Without question, technology makes your life easier. But, it’s also making you more broke.
With the wave of your phone, the tap of your card, the push of an Amazon Dash button, it’s never been easier to part with your hard-earned bucks.
In 2015, only 25 percent of Canadian transactions were in cash, according to an online survey by market and consumer information firm GfK. Moneris, which processes one out of three Canadian payment transactions, has seen contactless spending—tapping cards or phones—swell by 145 percent in the third quarter of this year over the same period in 2015. In 2014, contactless spending accounted for one in 10 of all of Moneris’ transactions. Last year, it was one in five. Now, it’s a third.
“You’re the exception now if you’re not tapping because it’s so fast and it just makes sense,” says Rob Cameron, Moneris’ chief product officer. “There are limits of $100 [on transactions]; but with the thumb print and pin number on your phone, you’ll soon be able to tap with everything you buy.”
While there’s nothing inherently wrong with this technology, experts are warning of the habits that can develop from the ability to part with cash so quickly and mindlessly.
“Your perception of how hard you’ve worked to earn the money, how difficult the transaction is to go through with, and how often you write down and remember the amounts that you spent, all of those things vanish when you tap or swipe a card,” says Dilip Soman, a professor of marketing at the University of Toronto, who studies behavioral economics.
Soman did a study in a Hong Kong cafeteria and found that those paying with contactless cards versus cash splurged more on drinks and desserts. When money is abstract, it’s easy to lose track of it and, more importantly, it doesn’t hurt to spend it. Seeing a price tag and handing over cash stimulates part of the brain known as the insula, which is associated with pain. And it should sting a little when you’ve worked an hour to earn $25 and it takes only a second to press the one-click buy button.
“Pain keeps us on track,” Soman says. “When you take the pain away…we lose sight of where we stand financially in our monthly spending cycle and where our priorities are. In some sense, taking that pain away is dangerous.”
With convenience comes more consumption, scientists say. Research shows that when things are on auto-fill, we actually consume it faster and more of it. We’re also less likely to shop around or compare prices. This is something to keep in mind when Amazon makes its new buying features available in Canada because soon you’ll be able to reorder laundry detergent by pushing the Dash button on your washer or telling Alexa, the Amazon Echo device’s intelligent voice assistant.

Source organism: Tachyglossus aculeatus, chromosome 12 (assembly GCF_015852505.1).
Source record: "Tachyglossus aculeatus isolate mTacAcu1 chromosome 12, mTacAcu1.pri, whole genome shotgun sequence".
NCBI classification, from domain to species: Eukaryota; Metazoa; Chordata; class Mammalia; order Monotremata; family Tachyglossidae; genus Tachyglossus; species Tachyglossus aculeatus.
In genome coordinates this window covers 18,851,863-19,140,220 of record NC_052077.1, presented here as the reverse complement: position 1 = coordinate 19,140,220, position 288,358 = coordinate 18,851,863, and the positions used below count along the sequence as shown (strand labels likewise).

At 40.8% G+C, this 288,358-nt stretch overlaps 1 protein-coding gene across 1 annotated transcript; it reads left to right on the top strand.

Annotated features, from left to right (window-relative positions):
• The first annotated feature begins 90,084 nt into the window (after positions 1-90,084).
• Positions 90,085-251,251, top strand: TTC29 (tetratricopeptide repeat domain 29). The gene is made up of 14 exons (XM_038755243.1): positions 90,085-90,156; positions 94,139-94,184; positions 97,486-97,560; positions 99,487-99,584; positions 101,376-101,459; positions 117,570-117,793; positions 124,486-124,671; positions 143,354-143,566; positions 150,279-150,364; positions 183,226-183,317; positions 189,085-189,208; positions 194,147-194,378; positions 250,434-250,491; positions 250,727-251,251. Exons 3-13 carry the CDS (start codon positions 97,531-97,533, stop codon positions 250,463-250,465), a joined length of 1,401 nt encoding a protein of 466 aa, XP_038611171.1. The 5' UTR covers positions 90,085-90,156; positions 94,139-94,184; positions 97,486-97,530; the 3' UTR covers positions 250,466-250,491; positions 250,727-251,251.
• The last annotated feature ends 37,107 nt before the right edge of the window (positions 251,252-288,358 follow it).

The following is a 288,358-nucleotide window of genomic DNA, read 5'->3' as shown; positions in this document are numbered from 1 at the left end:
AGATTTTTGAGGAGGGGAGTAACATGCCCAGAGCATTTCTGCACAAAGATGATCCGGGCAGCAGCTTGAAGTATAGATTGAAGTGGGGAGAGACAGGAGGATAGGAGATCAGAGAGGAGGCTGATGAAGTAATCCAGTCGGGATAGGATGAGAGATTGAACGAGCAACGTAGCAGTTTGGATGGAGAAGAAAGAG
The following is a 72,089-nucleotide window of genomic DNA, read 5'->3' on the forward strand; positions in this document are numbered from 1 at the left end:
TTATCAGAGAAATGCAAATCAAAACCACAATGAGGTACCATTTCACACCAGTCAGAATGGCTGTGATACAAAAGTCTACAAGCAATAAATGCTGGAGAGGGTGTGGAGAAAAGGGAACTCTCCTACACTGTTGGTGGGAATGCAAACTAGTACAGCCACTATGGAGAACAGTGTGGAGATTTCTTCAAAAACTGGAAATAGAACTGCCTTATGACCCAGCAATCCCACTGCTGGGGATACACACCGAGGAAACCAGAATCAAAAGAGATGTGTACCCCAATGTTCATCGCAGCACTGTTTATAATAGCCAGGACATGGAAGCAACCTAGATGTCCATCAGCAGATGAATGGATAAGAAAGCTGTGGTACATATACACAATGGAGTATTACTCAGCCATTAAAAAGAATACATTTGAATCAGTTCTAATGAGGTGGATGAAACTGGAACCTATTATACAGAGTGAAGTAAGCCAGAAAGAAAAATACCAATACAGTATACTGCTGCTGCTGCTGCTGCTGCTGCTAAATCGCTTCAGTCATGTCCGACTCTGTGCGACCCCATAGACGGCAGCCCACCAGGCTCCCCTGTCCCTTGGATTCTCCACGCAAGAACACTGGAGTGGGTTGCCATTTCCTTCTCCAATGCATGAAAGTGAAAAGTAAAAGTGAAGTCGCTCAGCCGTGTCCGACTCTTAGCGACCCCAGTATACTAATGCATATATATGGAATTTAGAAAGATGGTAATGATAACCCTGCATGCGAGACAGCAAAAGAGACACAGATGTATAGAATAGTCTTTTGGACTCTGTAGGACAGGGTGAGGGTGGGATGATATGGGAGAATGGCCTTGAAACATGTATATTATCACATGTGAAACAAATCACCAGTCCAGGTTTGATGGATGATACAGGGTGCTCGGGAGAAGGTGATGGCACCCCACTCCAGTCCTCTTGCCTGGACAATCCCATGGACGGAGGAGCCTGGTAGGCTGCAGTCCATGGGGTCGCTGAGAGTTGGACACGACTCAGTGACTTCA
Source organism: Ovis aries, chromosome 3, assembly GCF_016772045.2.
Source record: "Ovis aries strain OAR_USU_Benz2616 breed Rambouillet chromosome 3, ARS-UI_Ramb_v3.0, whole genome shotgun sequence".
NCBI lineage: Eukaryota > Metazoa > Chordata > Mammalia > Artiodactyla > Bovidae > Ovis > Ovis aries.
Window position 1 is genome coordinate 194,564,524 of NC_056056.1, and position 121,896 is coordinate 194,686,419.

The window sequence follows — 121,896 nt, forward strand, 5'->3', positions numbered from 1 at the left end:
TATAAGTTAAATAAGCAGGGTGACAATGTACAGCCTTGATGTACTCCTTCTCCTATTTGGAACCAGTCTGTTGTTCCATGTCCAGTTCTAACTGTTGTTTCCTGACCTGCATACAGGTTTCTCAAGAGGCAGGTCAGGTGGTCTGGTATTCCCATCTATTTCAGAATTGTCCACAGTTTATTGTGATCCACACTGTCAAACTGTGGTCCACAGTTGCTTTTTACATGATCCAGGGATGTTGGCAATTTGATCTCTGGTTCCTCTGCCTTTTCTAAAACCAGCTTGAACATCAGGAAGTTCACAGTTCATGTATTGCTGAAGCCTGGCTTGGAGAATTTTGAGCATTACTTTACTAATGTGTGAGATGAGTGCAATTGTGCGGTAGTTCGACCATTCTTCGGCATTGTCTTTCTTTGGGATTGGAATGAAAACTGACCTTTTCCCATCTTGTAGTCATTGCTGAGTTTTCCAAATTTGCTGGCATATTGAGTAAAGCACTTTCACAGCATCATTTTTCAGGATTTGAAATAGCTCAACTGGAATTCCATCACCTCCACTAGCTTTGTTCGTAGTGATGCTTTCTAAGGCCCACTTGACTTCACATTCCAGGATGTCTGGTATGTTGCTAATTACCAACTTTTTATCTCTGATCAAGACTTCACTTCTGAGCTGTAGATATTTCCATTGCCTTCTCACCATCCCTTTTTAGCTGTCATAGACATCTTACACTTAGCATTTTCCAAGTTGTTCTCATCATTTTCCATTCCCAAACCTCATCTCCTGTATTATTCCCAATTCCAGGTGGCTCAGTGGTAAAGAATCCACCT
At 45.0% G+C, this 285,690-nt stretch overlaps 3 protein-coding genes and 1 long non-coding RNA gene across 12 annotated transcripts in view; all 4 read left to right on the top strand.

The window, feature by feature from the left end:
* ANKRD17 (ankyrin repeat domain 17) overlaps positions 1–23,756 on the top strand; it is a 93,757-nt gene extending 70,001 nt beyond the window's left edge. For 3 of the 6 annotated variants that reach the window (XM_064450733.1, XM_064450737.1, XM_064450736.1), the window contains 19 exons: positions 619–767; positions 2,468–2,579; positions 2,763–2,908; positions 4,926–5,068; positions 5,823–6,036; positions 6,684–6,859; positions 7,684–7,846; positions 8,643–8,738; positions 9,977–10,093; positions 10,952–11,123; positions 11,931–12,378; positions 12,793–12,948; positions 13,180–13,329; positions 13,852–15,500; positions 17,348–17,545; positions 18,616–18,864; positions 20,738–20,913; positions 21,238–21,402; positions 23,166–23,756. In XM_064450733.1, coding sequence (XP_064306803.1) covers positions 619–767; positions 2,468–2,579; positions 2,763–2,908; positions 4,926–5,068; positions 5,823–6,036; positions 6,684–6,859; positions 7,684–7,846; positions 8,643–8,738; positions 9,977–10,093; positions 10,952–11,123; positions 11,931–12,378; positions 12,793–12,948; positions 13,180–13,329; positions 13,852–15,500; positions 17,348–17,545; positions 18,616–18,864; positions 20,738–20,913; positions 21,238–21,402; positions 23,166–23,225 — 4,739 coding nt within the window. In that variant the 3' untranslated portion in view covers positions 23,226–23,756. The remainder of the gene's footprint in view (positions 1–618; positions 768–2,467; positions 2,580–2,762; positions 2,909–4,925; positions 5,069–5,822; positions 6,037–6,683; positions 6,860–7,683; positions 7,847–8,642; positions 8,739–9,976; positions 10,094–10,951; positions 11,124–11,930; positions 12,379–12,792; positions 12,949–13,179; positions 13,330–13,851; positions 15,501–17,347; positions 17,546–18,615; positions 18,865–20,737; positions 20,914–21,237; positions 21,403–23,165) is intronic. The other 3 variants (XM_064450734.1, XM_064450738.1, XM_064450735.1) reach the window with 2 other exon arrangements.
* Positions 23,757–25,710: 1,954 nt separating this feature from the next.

If that’s not impressive enough, the banking and retail industry is working on making online payments even easier. For example, MasterCard recently announced that North American customers will be able to verify their online purchases by swiping a fingerprint or snapping a selfie instead of the time-consuming checkout process of leaving your shopping cart to enter a password.
“The promise of technology is limitless,” Soman says. “But while it makes things easier and reduces the pain [of spending], there are a lot of apps that help you budget better or give you feedback on your own spending.”
While it might seem redundant to use one type of convenient technology to temper the use of another convenient technology, that’s pretty much where we’re at. There are financial apps to help track expenses, create budgets, and send alerts if users spend too much in a certain category. Most bank apps have helpful reminders for bills and low balances—some even display a bank balance with a tap of a smartphone or smartwatch without having to log in. Finally, for those who don’t trust themselves with all this easy-to-spend money, they can set up an automatic savings account that withdraws cash before they have a chance to tap it away.
Tap technology might be the type of progress that comes with a (literal) price, but it doesn’t have to be an automatic drain on account balances.